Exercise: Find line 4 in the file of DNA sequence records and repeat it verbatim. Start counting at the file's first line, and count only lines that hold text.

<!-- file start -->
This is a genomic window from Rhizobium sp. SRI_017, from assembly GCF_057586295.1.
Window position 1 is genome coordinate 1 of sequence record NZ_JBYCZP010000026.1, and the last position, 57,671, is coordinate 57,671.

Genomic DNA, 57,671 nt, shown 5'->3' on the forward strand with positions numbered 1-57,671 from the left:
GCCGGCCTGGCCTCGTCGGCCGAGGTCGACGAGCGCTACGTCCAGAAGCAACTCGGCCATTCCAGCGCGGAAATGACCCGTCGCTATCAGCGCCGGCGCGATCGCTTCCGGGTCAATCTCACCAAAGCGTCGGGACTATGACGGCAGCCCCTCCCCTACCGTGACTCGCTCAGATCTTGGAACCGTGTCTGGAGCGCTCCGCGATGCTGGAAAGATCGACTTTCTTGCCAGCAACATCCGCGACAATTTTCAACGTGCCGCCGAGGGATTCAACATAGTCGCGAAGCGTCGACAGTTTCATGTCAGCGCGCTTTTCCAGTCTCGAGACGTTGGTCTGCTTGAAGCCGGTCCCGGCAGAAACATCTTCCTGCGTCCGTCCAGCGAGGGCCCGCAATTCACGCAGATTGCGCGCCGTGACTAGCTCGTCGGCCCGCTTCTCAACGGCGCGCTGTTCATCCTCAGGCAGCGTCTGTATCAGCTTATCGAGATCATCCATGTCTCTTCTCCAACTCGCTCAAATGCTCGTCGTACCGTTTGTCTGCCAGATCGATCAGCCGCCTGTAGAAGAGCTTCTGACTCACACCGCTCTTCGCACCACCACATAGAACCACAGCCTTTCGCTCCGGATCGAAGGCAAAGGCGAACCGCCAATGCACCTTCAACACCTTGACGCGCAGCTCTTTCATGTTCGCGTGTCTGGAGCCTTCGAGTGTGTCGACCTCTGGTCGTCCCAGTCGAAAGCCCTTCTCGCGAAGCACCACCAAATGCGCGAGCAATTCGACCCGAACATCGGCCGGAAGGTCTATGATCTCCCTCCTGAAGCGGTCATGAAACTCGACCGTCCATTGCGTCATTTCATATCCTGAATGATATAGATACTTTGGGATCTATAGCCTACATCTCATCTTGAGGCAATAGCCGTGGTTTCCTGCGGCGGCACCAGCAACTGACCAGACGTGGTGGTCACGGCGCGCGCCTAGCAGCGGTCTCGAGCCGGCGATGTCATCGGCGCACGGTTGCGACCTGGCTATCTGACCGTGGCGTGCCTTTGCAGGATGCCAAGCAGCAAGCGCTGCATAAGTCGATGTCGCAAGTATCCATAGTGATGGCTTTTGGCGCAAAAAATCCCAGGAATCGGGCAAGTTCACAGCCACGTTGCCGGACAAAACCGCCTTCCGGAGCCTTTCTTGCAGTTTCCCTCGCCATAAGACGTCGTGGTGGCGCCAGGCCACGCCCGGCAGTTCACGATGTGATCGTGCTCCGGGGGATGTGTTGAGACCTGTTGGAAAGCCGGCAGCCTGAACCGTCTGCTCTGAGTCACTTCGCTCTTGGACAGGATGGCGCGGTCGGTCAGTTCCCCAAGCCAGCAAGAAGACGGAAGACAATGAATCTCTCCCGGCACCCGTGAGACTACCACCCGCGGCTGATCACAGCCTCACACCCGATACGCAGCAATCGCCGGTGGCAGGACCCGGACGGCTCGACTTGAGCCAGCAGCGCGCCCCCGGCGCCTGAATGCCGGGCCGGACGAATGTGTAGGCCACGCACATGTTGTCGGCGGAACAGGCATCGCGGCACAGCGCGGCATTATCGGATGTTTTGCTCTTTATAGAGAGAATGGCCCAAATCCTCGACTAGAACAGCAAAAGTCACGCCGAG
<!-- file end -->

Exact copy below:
GCCGGCCTGGCCTCGTCGGCCGAGGTCGACGAGCGCTACGTCCAGAAGCAACTCGGCCATTCCAGCGCGGAAATGACCCGTCGCTATCAGCGCCGGCGCGATCGCTTCCGGGTCAATCTCACCAAAGCGTCGGGACTATGACGGCAGCCCCTCCCCTACCGTGACTCGCTCAGATCTTGGAACCGTGTCTGGAGCGCTCCGCGATGCTGGAAAGATCGACTTTCTTGCCAGCAACATCCGCGACAATTTTCAACGTGCCGCCGAGGGATTCAACATAGTCGCGAAGCGTCGACAGTTTCATGTCAGCGCGCTTTTCCAGTCTCGAGACGTTGGTCTGCTTGAAGCCGGTCCCGGCAGAAACATCTTCCTGCGTCCGTCCAGCGAGGGCCCGCAATTCACGCAGATTGCGCGCCGTGACTAGCTCGTCGGCCCGCTTCTCAACGGCGCGCTGTTCATCCTCAGGCAGCGTCTGTATCAGCTTATCGAGATCATCCATGTCTCTTCTCCAACTCGCTCAAATGCTCGTCGTACCGTTTGTCTGCCAGATCGATCAGCCGCCTGTAGAAGAGCTTCTGACTCACACCGCTCTTCGCACCACCACATAGAACCACAGCCTTTCGCTCCGGATCGAAGGCAAAGGCGAACCGCCAATGCACCTTCAACACCTTGACGCGCAGCTCTTTCATGTTCGCGTGTCTGGAGCCTTCGAGTGTGTCGACCTCTGGTCGTCCCAGTCGAAAGCCCTTCTCGCGAAGCACCACCAAATGCGCGAGCAATTCGACCCGAACATCGGCCGGAAGGTCTATGATCTCCCTCCTGAAGCGGTCATGAAACTCGACCGTCCATTGCGTCATTTCATATCCTGAATGATATAGATACTTTGGGATCTATAGCCTACATCTCATCTTGAGGCAATAGCCGTGGTTTCCTGCGGCGGCACCAGCAACTGACCAGACGTGGTGGTCACGGCGCGCGCCTAGCAGCGGTCTCGAGCCGGCGATGTCATCGGCGCACGGTTGCGACCTGGCTATCTGACCGTGGCGTGCCTTTGCAGGATGCCAAGCAGCAAGCGCTGCATAAGTCGATGTCGCAAGTATCCATAGTGATGGCTTTTGGCGCAAAAAATCCCAGGAATCGGGCAAGTTCACAGCCACGTTGCCGGACAAAACCGCCTTCCGGAGCCTTTCTTGCAGTTTCCCTCGCCATAAGACGTCGTGGTGGCGCCAGGCCACGCCCGGCAGTTCACGATGTGATCGTGCTCCGGGGGATGTGTTGAGACCTGTTGGAAAGCCGGCAGCCTGAACCGTCTGCTCTGAGTCACTTCGCTCTTGGACAGGATGGCGCGGTCGGTCAGTTCCCCAAGCCAGCAAGAAGACGGAAGACAATGAATCTCTCCCGGCACCCGTGAGACTACCACCCGCGGCTGATCACAGCCTCACACCCGATACGCAGCAATCGCCGGTGGCAGGACCCGGACGGCTCGACTTGAGCCAGCAGCGCGCCCCCGGCGCCTGAATGCCGGGCCGGACGAATGTGTAGGCCACGCACATGTTGTCGGCGGAACAGGCATCGCGGCACAGCGCGGCATTATCGGATGTTTTGCTCTTTATAGAGAGAATGGCCCAAATCCTCGACTAGAACAGCAAAAGTCACGCCGAG